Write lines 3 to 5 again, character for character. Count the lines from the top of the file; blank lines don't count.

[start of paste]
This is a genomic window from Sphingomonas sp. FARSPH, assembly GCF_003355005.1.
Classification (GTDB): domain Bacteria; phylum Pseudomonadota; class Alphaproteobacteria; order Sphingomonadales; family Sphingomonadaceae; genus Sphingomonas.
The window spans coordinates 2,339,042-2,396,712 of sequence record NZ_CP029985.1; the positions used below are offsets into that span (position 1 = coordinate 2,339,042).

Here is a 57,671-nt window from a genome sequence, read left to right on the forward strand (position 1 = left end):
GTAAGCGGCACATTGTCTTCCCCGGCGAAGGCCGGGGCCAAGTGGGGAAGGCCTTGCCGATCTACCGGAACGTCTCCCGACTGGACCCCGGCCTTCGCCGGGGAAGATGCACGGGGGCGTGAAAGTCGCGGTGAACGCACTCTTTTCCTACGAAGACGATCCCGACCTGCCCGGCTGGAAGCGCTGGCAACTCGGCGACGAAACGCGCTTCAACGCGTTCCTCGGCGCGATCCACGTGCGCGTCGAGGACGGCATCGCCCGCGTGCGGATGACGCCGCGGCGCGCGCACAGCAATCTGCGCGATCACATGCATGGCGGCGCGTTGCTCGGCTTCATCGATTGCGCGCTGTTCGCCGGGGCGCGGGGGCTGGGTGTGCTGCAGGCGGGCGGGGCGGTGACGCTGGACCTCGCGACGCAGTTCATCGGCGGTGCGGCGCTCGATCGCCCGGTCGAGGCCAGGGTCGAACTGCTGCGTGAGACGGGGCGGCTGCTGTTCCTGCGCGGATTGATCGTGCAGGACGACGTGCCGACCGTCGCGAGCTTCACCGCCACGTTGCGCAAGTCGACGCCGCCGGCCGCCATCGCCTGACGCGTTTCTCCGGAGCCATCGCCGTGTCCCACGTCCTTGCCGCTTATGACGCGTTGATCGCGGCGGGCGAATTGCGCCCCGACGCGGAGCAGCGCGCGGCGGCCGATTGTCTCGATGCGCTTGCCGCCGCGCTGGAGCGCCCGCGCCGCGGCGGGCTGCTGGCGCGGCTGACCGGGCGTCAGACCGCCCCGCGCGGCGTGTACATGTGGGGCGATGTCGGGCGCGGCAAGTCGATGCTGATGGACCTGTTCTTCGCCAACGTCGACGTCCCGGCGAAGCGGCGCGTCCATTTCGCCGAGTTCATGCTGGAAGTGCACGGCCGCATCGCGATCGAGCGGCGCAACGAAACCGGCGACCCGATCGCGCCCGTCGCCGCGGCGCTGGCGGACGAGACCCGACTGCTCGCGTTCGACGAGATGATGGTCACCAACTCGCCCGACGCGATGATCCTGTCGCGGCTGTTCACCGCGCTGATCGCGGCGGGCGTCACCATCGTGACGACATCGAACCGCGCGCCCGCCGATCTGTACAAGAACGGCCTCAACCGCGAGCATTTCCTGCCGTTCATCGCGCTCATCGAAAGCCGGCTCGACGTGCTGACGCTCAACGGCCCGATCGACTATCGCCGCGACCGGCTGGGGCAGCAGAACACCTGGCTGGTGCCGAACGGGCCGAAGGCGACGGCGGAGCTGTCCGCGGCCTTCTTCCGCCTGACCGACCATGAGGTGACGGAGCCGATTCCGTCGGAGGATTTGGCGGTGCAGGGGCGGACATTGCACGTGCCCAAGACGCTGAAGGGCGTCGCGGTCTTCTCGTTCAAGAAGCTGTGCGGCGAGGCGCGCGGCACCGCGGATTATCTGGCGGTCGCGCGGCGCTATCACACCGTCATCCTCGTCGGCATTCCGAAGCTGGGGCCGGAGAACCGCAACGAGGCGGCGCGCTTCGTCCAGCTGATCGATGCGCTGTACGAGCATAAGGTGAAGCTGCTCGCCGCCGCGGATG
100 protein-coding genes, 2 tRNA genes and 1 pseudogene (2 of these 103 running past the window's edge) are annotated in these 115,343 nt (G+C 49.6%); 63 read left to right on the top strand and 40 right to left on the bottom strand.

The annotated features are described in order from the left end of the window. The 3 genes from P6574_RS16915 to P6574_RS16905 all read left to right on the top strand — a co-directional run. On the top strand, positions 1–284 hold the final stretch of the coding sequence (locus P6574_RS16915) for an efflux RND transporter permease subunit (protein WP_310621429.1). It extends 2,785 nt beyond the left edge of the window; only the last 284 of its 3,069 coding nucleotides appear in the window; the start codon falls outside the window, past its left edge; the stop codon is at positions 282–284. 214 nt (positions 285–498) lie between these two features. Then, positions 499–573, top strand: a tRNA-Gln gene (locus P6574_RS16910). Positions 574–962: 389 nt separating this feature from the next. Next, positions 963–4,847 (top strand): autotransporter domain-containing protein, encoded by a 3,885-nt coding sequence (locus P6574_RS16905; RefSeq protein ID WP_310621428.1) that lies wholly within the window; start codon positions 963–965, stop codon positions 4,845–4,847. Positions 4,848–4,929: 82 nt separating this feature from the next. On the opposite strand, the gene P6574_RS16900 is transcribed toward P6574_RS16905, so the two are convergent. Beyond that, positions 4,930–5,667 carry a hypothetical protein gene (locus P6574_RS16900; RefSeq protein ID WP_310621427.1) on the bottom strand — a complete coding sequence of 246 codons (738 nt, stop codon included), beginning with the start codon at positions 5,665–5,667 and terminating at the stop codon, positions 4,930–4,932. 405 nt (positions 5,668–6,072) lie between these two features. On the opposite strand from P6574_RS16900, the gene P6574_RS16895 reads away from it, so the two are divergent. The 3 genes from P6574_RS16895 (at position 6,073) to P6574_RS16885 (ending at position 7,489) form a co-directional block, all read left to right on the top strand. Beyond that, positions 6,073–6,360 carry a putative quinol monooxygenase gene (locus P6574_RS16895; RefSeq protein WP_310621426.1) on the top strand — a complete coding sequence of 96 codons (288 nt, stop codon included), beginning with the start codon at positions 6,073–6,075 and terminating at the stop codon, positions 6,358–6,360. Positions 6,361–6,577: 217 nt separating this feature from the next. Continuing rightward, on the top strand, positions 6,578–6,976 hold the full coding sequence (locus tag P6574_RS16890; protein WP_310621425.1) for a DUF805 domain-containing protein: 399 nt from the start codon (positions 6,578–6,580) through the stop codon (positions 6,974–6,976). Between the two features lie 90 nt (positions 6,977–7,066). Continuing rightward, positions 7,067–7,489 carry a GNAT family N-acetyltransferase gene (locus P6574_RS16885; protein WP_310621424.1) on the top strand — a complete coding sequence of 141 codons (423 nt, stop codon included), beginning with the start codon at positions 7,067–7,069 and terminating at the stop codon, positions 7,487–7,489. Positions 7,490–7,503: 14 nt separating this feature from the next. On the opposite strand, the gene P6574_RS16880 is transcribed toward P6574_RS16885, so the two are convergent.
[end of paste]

The window spans coordinates 2,339,042-2,396,712 of sequence record NZ_CP029985.1; the positions used below are offsets into that span (position 1 = coordinate 2,339,042).

Here is a 57,671-nt window from a genome sequence, read left to right on the forward strand (position 1 = left end):
GTAAGCGGCACATTGTCTTCCCCGGCGAAGGCCGGGGCCAAGTGGGGAAGGCCTTGCCGATCTACCGGAACGTCTCCCGACTGGACCCCGGCCTTCGCCGGGGAAGATGCACGGGGGCGTGAAAGTCGCGGTGAACGCACTCTTTTCCTACGAAGACGATCCCGACCTGCCCGGCTGGAAGCGCTGGCAACTCGGCGACGAAACGCGCTTCAACGCGTTCCTCGGCGCGATCCACGTGCGCGTCGAGGACGGCATCGCCCGCGTGCGGATGACGCCGCGGCGCGCGCACAGCAATCTGCGCGATCACATGCATGGCGGCGCGTTGCTCGGCTTCATCGATTGCGCGCTGTTCGCCGGGGCGCGGGGGCTGGGTGTGCTGCAGGCGGGCGGGGCGGTGACGCTGGACCTCGCGACGCAGTTCATCGGCGGTGCGGCGCTCGATCGCCCGGTCGAGGCCAGGGTCGAACTGCTGCGTGAGACGGGGCGGCTGCTGTTCCTGCGCGGATTGATCGTGCAGGACGACGTGCCGACCGTCGCGAGCTTCACCGCCACGTTGCGCAAGTCGACGCCGCCGGCCGCCATCGCCTGACGCGTTTCTCCGGAGCCATCGCCGTGTCCCACGTCCTTGCCGCTTATGACGCGTTGATCGCGGCGGGCGAATTGCGCCCCGACGCGGAGCAGCGCGCGGCGGCCGATTGTCTCGATGCGCTTGCCGCCGCGCTGGAGCGCCCGCGCCGCGGCGGGCTGCTGGCGCGGCTGACCGGGCGTCAGACCGCCCCGCGCGGCGTGTACATGTGGGGCGATGTCGGGCGCGGCAAGTCGATGCTGATGGACCTGTTCTTCGCCAACGTCGACGTCCCGGCGAAGCGGCGCGTCCATTTCGCCGAGTTCATGCTGGAAGTGCACGGCCGCATCGCGATCGAGCGGCGCAACGAAACCGGCGACCCGATCGCGCCCGTCGCCGCGGCGCTGGCGGACGAGACCCGACTGCTCGCGTTCGACGAGATGATGGTCACCAACTCGCCCGACGCGATGATCCTGTCGCGGCTGTTCACCGCGCTGATCGCGGCGGGCGTCACCATCGTGACGACATCGAACCGCGCGCCCGCCGATCTGTACAAGAACGGCCTCAACCGCGAGCATTTCCTGCCGTTCATCGCGCTCATCGAAAGCCGGCTCGACGTGCTGACGCTCAACGGCCCGATCGACTATCGCCGCGACCGGCTGGGGCAGCAGAACACCTGGCTGGTGCCGAACGGGCCGAAGGCGACGGCGGAGCTGTCCGCGGCCTTCTTCCGCCTGACCGACCATGAGGTGACGGAGCCGATTCCGTCGGAGGATTTGGCGGTGCAGGGGCGGACATTGCACGTGCCCAAGACGCTGAAGGGCGTCGCGGTCTTCTCGTTCAAGAAGCTGTGCGGCGAGGCGCGCGGCACCGCGGATTATCTGGCGGTCGCGCGGCGCTATCACACCGTCATCCTCGTCGGCATTCCGAAGCTGGGGCCGGAGAACCGCAACGAGGCGGCGCGCTTCGTCCAGCTGATCGATGCGCTGTACGAGCATAAGGTGAAGCTGCTCGCCGCCGCGGATG